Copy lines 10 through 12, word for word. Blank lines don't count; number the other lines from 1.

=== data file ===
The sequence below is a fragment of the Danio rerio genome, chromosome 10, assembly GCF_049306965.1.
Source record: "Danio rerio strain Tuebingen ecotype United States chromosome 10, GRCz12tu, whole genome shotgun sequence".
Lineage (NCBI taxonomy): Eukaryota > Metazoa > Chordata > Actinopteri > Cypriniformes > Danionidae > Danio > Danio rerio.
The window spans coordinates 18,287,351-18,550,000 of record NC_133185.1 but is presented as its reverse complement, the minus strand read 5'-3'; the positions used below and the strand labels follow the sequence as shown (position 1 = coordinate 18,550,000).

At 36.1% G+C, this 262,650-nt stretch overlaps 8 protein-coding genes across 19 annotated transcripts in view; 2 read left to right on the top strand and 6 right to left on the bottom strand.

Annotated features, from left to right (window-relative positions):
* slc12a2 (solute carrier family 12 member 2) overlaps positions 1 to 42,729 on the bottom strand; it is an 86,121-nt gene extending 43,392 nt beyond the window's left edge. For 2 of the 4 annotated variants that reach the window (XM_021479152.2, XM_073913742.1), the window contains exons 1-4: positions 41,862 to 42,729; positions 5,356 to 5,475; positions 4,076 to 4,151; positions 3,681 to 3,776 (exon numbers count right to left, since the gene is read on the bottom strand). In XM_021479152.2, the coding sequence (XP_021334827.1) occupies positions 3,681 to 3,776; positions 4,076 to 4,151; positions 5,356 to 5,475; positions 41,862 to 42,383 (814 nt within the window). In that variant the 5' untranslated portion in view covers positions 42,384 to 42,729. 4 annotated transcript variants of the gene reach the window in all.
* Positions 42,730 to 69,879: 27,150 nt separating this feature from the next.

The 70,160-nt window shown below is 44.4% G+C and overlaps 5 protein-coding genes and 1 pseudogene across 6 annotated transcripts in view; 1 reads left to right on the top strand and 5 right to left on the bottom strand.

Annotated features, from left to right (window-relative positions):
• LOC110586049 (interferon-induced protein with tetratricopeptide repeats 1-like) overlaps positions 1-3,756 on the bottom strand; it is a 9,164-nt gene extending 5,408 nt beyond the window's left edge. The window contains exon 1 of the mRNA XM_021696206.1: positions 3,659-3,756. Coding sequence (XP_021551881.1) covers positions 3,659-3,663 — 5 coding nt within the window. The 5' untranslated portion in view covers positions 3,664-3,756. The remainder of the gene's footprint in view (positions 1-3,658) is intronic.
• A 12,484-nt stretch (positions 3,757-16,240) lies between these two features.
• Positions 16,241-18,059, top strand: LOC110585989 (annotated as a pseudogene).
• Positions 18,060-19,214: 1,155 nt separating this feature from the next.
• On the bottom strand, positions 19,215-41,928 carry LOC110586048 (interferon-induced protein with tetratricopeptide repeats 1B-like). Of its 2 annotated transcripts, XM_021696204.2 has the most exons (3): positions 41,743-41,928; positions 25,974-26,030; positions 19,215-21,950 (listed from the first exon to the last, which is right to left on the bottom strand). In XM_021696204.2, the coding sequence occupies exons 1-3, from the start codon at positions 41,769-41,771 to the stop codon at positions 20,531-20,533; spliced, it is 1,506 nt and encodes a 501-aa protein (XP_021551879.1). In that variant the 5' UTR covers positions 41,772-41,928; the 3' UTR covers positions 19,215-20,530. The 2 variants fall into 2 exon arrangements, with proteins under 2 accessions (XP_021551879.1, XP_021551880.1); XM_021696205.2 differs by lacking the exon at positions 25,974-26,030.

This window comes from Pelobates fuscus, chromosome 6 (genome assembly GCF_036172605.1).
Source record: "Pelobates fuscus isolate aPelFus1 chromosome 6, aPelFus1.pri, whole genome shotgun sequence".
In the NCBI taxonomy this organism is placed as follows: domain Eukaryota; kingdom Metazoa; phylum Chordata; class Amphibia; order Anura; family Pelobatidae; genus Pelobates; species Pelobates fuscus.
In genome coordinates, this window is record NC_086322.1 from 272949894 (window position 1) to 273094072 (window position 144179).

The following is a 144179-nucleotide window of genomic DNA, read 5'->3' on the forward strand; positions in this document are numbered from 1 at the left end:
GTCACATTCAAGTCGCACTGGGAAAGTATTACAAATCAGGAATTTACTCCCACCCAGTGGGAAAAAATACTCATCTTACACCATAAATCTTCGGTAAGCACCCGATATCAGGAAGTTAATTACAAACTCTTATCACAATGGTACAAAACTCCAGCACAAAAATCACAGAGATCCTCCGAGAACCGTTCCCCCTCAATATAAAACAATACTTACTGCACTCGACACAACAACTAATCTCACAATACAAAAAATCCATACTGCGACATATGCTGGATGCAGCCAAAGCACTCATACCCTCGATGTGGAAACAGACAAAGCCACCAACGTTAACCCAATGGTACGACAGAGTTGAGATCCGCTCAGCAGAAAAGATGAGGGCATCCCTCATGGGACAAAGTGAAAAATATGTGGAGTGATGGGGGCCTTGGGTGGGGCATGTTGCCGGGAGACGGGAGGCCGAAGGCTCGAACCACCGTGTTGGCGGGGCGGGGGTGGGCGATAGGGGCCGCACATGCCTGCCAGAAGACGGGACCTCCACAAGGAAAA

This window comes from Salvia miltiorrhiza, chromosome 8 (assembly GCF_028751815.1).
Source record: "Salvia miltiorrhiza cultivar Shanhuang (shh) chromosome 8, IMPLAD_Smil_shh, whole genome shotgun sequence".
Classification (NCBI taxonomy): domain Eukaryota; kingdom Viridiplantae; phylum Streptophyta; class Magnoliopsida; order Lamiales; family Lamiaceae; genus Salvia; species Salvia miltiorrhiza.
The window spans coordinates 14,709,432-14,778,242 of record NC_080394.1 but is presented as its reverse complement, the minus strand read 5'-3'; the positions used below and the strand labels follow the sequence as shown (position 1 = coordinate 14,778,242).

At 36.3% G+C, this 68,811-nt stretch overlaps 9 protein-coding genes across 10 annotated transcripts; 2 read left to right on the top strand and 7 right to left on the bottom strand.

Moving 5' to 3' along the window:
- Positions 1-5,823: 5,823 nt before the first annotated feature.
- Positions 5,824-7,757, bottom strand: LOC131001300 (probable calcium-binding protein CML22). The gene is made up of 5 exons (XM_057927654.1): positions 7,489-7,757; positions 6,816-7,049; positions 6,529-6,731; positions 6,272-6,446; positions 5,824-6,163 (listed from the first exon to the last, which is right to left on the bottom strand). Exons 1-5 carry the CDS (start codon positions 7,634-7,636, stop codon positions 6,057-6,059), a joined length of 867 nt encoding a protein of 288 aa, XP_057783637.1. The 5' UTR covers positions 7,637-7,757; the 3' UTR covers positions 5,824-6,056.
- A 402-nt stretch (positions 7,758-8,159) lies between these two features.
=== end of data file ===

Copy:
Annotated features, from left to right (window-relative positions):
• LOC110586049 (interferon-induced protein with tetratricopeptide repeats 1-like) overlaps positions 1-3,756 on the bottom strand; it is a 9,164-nt gene extending 5,408 nt beyond the window's left edge. The window contains exon 1 of the mRNA XM_021696206.1: positions 3,659-3,756. Coding sequence (XP_021551881.1) covers positions 3,659-3,663 — 5 coding nt within the window. The 5' untranslated portion in view covers positions 3,664-3,756. The remainder of the gene's footprint in view (positions 1-3,658) is intronic.
• A 12,484-nt stretch (positions 3,757-16,240) lies between these two features.